The Moving Finger
Maoriland Worker, Volume 6, Issue 249, 24 November 1915, Page 5
The Moving Finger
" The mteing finger arilei; and, having writ, motet <m,"—OMAJt. <
In a recent issue of "Direct Action," Tom Barker rather amusingly complains thut, while that paper has been shut out of N.Z., "Tho Maoriland Worker" is allowed to publish. In the first place, IS Tom's paper shut out? (Wo rather think that its anti-Socialist furiousness somewhat' pleases Fat). In tho second place; does it follow —and it must, if there is logic in Tom's contentio —that, because "Direct Action" has not yet been suppressed in Australia, the Australian employers favor its propaganda? An ungry noto is- tetruck becauso wo remarked that tho anniversary number of "Solidarity" was much above tho ordinary I.W.W. standard of journalism. Tom says that journalistic standards don't count. We differ. Labour demands cleanliness. CloanJincss in our press is just as desirable as in our persons. Quito reoently "Direct Action" devoted a column and a (half to the work of telling a newspaper opponent (certainly a reprehensible scribbler), in effect, that his mother was a jail-bird and a prostitute, and that he Was a male "white slave," etc. We would suggest to friend Thomas that he might leave tho heaving of bricks alone for a period .and get busy living down his disastrous climb-down in tho lower court over that anti-recruiting poster. OTUS. * ¥r * At the Palmerston North Agricultural Show tho other -week, one of the "sights" was v, sheep being led round as a sort of patriotic beggar. On a covor were the words:'"l am giving my life for tho cause Why can't you?" Some onlookers doubted whether this was the cheep's real opinion. They suspected that the sheep was a conscript. No need to laugh. A sheep would make an excellent conscript. As Georgo Bernard Shaw makes General Mitchoncr say in his "Press Cuttings" : "A sheep has many valuable military qualities." The sheep was afterwards knocked down for £13. Unlucky number —for the sheep, which, conscript-like, was led to the shambles. J.T. * * * ; David McLaron was making a patriotic speech at Palmerston North Show. He even "warmed up" to it. Gee I but didn't he give the Germans 'efl—with his mouth. "Shall WE Britishers let them win?" he shouted. "Shall WE?" B.r-r.r-r-r-r-r! And tho roar of Shorthorn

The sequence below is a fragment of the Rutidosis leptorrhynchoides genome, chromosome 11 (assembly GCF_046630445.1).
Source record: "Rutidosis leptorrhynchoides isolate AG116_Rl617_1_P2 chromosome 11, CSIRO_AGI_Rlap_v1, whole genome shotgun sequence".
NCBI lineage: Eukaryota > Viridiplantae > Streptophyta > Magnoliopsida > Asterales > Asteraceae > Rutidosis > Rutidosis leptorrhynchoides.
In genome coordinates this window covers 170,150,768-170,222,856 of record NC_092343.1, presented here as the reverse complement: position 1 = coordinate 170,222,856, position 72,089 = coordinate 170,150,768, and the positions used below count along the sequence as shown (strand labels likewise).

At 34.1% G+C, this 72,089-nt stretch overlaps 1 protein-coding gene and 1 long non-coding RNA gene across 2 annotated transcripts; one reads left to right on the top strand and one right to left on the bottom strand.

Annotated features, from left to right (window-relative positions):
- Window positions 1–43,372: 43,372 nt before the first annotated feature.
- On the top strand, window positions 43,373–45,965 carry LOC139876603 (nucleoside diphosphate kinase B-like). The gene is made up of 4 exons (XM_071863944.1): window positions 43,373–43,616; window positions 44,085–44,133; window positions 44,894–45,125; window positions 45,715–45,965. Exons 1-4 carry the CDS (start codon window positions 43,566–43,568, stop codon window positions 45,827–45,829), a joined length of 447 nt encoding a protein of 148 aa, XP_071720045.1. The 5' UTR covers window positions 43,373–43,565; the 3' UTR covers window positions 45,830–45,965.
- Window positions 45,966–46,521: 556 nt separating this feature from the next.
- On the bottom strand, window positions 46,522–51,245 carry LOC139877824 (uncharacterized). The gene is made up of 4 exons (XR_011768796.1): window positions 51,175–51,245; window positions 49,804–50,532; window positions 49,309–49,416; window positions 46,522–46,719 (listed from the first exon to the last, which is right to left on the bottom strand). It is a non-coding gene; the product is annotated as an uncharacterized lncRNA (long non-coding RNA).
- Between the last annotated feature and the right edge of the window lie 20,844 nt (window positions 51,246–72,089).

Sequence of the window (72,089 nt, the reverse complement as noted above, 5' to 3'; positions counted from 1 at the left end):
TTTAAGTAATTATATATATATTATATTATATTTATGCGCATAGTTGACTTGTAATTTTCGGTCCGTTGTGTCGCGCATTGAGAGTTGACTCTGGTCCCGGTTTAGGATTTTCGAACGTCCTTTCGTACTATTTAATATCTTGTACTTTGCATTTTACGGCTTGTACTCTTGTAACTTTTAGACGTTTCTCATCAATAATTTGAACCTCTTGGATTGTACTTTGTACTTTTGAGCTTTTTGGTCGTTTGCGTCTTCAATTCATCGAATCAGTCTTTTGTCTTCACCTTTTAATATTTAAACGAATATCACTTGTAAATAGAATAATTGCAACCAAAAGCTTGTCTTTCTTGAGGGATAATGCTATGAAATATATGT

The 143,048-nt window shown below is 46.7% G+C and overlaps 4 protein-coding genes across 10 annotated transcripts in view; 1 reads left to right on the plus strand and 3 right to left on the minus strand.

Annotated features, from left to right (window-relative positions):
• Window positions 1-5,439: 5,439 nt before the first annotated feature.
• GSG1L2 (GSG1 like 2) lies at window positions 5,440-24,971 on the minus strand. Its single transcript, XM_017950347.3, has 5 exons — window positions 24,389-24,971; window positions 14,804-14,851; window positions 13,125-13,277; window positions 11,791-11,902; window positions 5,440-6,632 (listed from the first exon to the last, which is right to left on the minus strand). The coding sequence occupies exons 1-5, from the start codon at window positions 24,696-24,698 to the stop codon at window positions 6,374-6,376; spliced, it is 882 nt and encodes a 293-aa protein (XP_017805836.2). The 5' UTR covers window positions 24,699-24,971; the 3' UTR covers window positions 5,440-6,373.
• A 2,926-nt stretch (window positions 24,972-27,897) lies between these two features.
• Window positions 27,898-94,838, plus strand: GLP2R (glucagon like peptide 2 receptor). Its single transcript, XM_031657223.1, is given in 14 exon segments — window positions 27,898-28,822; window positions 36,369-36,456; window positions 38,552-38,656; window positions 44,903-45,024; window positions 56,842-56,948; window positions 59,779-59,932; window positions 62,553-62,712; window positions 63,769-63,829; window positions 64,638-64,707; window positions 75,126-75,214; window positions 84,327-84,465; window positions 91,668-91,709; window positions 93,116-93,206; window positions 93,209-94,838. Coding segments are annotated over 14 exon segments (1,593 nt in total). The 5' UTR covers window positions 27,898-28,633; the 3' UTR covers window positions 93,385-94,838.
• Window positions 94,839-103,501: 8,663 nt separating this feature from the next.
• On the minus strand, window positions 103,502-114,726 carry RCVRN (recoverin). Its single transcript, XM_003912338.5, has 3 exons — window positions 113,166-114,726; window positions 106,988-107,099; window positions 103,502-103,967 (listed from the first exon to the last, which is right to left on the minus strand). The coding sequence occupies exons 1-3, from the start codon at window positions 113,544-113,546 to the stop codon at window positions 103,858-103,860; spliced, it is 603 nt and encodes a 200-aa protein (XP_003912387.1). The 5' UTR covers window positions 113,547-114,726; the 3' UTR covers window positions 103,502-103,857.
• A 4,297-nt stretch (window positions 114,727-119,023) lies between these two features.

bull shook Ih6 Sraftera of &*.pk* vilion. The Fusion, papers &t>swM tho hull's bellow was *Vfconvft**ag i%-l ply" to the question., fcut ah *ld fain.' mci 1 chap with etraw 'in his whkkerS said ho reckoned that ball jiisfc>«mehbored Davie fcadn'to the khaki'on.' * * * Judging from th© replies given bj the Mayor and certain Wellington-t%> Councillors to thefiocialist cent deputation re free Speech, we( gather toat there is no desire Watetfir! on the part of the City Couticil to stiflo free speech, jJwayu ptwided th* speakers promise fcofltfehiUftd that the* will not give utterance to *«tttitß«ii'U; the 6aid Councillors might a* ' & When we remember that a certaiM Wellington trade union official wofkei very ctrenuotiisly for Councillor Fitzgerald last municipal eltcfcfon, and when tt-b read the eaid conncillor's views on free speech, we are inclined to think it's timo some one »titt, "Maw, get the etrapl" for ik*> faei«inbeforwnentionfed union efilcial.